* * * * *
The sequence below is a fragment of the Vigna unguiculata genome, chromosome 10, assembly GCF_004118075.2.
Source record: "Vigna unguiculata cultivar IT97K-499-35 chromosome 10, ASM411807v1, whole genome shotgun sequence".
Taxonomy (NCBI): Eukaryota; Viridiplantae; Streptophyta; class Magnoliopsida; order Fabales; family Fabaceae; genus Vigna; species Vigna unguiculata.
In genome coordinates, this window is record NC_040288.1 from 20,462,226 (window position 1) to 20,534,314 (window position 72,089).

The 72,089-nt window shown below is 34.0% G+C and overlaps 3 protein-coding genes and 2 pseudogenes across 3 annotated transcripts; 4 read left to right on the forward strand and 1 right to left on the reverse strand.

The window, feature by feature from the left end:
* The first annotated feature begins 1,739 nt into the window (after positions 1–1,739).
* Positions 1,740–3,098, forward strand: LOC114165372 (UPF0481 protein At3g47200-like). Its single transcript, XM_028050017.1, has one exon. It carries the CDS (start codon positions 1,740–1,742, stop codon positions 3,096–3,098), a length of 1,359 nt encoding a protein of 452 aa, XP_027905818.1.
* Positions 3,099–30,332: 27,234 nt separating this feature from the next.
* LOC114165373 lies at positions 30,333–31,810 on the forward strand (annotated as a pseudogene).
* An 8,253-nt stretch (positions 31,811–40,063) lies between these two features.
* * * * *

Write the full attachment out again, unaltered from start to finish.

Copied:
The sequence below is a fragment of the Vigna unguiculata genome, chromosome 10, assembly GCF_004118075.2.
Source record: "Vigna unguiculata cultivar IT97K-499-35 chromosome 10, ASM411807v1, whole genome shotgun sequence".
Taxonomy (NCBI): Eukaryota; Viridiplantae; Streptophyta; class Magnoliopsida; order Fabales; family Fabaceae; genus Vigna; species Vigna unguiculata.
In genome coordinates, this window is record NC_040288.1 from 20,462,226 (window position 1) to 20,534,314 (window position 72,089).

The 72,089-nt window shown below is 34.0% G+C and overlaps 3 protein-coding genes and 2 pseudogenes across 3 annotated transcripts; 4 read left to right on the forward strand and 1 right to left on the reverse strand.

The window, feature by feature from the left end:
* The first annotated feature begins 1,739 nt into the window (after positions 1–1,739).
* Positions 1,740–3,098, forward strand: LOC114165372 (UPF0481 protein At3g47200-like). Its single transcript, XM_028050017.1, has one exon. It carries the CDS (start codon positions 1,740–1,742, stop codon positions 3,096–3,098), a length of 1,359 nt encoding a protein of 452 aa, XP_027905818.1.
* Positions 3,099–30,332: 27,234 nt separating this feature from the next.
* LOC114165373 lies at positions 30,333–31,810 on the forward strand (annotated as a pseudogene).
* An 8,253-nt stretch (positions 31,811–40,063) lies between these two features.